By Ismail Veli……….
Its unimaginable to travel to any country across the globe and not find cheese or yogurt. These two dairy products have become part of the human diet and their popularity goes without saying. But there was a time when these popular products were simply not even known. Naturally for that we need to go back at least thousands of years.
The first known origin of the cheese is believed to have been used by Sumerian herdsmen about 6000 years ago in 4000 BC. As many Central Asian tribesman were nomadic, the ownership of animals provided plenty of milk to supplement their diet. They often stored it in the dried calf stomachs which then began to curdle in the natural enzyme of rennin left in the calf’s stomach turning it into a form of soft cheese or yogurt.
The word Yogurt or “yoğurt” is Turkish in origin and belongs to the verb yoğurtmak”, which means “to blend.” Most historical accounts show that the practice of making cheese and yogurt slowly spread into Persia onto Anatolia and the Balkans. Being constantly on the move the nomadic warriors of Eurasia mostly the Turkic and Mongol people owned an immense number of animals from which they maintained their diet while crossing thousands of miles across Afghanistan, Pakistan and India. Being nomads they simply lived off their animals and on the land wherever they went.
Their immense mobility gave them a massive advantage against whoever they faced in battle. But very often these conquests cloud some of the positives they also left behind. In addition to the Yogurt and cheese, kebabs, small pastry dishes like lahmacuns and the Tarter böreks which are simply small pizza style flat breads with variations of cheese, mince, spinach to name a few, together with the Italian Pizza reputed to have originated from the flat bread Focaccia the amazing transfer of food is simply mind boggling. The first document relating to the word pizza seems to have been in 997 A.D. Though some dispute its origins as having been brought from China by Marco Polo.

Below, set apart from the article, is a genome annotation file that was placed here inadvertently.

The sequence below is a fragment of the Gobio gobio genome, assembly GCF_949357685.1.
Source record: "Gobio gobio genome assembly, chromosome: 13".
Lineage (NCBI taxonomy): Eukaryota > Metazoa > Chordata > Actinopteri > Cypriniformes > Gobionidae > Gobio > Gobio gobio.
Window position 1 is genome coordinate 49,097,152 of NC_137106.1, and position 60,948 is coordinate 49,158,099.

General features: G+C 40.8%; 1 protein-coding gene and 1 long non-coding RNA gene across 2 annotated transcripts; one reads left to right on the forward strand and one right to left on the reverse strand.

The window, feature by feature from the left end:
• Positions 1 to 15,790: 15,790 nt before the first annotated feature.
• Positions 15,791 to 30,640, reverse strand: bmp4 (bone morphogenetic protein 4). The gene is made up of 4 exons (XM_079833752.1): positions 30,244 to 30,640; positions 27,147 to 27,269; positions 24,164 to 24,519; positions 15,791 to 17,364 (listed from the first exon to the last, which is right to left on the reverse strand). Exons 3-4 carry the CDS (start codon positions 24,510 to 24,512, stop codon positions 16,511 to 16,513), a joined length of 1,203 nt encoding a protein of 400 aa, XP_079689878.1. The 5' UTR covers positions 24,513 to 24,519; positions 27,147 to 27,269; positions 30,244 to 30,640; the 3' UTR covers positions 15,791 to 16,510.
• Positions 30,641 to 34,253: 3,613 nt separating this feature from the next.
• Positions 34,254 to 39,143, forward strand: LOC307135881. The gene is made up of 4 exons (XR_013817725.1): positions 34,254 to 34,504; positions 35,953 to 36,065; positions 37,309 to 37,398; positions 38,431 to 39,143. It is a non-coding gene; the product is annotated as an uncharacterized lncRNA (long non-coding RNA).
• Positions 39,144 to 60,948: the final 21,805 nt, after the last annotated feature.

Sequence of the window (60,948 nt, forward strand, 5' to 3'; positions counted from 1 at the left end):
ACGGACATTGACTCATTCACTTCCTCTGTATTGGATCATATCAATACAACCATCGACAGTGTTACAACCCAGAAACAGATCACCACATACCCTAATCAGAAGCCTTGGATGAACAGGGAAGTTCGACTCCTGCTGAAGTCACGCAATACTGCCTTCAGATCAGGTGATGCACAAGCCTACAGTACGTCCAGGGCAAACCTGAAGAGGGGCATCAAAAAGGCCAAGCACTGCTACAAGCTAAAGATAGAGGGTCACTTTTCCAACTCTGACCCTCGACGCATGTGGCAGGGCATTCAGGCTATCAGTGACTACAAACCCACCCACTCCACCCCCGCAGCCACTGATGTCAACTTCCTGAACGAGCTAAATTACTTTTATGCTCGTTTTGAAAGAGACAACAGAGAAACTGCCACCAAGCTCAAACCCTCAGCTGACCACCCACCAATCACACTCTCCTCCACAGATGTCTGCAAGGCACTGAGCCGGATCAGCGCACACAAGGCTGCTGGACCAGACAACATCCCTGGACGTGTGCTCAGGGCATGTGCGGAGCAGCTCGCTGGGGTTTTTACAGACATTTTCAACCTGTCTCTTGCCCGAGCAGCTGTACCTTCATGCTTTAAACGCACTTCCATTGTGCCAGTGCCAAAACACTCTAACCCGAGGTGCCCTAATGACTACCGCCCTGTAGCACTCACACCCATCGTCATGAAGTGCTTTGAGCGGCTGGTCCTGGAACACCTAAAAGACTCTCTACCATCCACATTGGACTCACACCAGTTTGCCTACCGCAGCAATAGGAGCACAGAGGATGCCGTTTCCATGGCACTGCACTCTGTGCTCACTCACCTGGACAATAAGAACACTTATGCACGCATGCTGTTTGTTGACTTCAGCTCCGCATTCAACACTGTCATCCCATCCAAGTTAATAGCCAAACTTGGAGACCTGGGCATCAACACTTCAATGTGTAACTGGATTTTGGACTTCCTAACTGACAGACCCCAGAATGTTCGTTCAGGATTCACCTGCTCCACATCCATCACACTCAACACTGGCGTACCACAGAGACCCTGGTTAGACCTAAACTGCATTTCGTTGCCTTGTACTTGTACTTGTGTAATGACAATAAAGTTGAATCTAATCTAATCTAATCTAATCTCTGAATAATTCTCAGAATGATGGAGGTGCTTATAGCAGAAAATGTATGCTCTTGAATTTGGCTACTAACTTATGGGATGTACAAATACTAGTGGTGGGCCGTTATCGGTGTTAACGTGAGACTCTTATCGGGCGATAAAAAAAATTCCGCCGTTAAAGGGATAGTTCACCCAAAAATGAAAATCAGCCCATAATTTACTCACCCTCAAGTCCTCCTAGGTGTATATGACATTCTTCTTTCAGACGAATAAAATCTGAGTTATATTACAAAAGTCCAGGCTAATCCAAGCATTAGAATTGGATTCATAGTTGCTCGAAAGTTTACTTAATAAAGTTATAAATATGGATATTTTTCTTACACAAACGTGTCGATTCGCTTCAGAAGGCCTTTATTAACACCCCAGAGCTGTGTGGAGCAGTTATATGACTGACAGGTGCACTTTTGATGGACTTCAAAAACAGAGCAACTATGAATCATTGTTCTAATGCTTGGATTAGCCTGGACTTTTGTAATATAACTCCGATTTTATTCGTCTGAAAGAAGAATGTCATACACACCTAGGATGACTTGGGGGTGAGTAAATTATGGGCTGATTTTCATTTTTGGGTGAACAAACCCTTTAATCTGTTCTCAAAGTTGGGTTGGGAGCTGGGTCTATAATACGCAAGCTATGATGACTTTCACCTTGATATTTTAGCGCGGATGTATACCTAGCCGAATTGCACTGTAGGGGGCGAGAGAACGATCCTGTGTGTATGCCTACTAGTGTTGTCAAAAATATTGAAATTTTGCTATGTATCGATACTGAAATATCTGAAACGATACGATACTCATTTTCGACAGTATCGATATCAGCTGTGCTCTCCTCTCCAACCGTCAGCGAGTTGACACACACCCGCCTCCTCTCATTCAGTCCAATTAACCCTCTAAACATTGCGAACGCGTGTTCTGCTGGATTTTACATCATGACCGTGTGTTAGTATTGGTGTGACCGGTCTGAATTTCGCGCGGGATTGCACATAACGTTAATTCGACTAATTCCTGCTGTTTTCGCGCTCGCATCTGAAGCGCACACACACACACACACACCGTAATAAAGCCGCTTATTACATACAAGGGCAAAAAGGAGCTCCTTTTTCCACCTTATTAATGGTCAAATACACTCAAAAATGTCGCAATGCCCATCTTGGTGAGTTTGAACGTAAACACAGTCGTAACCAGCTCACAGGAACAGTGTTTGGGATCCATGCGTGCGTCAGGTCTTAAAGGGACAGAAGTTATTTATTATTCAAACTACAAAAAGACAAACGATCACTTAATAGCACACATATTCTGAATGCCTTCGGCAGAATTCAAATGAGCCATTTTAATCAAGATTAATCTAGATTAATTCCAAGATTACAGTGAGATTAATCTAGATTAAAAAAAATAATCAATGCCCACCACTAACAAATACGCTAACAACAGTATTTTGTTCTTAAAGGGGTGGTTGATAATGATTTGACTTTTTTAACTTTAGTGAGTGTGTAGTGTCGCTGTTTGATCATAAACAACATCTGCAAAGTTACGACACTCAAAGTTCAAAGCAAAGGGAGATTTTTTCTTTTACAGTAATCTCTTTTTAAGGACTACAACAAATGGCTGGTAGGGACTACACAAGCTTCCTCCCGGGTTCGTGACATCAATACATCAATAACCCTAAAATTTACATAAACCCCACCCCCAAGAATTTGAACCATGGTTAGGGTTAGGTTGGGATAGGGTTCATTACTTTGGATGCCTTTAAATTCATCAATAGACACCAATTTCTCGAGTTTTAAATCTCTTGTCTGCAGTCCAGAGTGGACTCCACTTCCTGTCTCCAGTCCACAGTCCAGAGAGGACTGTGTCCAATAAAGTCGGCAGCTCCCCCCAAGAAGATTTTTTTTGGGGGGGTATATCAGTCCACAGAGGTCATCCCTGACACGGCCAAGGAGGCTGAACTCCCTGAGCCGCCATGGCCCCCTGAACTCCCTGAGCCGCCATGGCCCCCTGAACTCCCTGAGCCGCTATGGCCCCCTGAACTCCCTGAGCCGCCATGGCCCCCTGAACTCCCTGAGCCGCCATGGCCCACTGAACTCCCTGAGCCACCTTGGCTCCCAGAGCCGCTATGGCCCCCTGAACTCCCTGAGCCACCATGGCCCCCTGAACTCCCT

Back to the yogurt, its well recorded that the armies of Genghis Khan practically lived off this product as it provided protein, calcium, vitamins B1, B2 and B12, iodine, phosphorus and potassium. The sheer land mass they conquered is to the modern historian simply mind boggling. Their empire stretched from the borders of Europe to China and south to India. Their speed even by today’s standards of modern warfare is amazing. In land mass these nomadic warriors left the conquests of the Romans and Alexander the great in the shade. Their postal system was so efficient that it was not until the middle of the 1800’s when the pony express broke new grounds in the USA that it was finally matched. In fact the pony express was based on the postal system that Genghis Khan used and any interference in these super horsemen was punishable by death. Their relay stations at intervals offered them fresh horses and helped them cover an incredible line of communications that stretched 5000 miles.
This was called the ”Yam” courier system. With a pouch of cheese and yogurt on horseback these amazing horsemen simply kept going on a product that we simply take for granted today. From such a primitive beginning the yogurt itself is used in at least 90% of British homes and is an indispensable part of the modern diet. It is to the nomadic warriors of central Asia that we need to thank for leaving us such a tasty part of our food intake. Every country in the world has given us something to enjoy in the infinite variety of food products we all take for granted. Credit where credit is due however. Next time you take a bite of a piece of cheese or a spoonful of yogurt, try to remember that without the past experiments of nomadic herdsman our cuisine today may not have been so rich.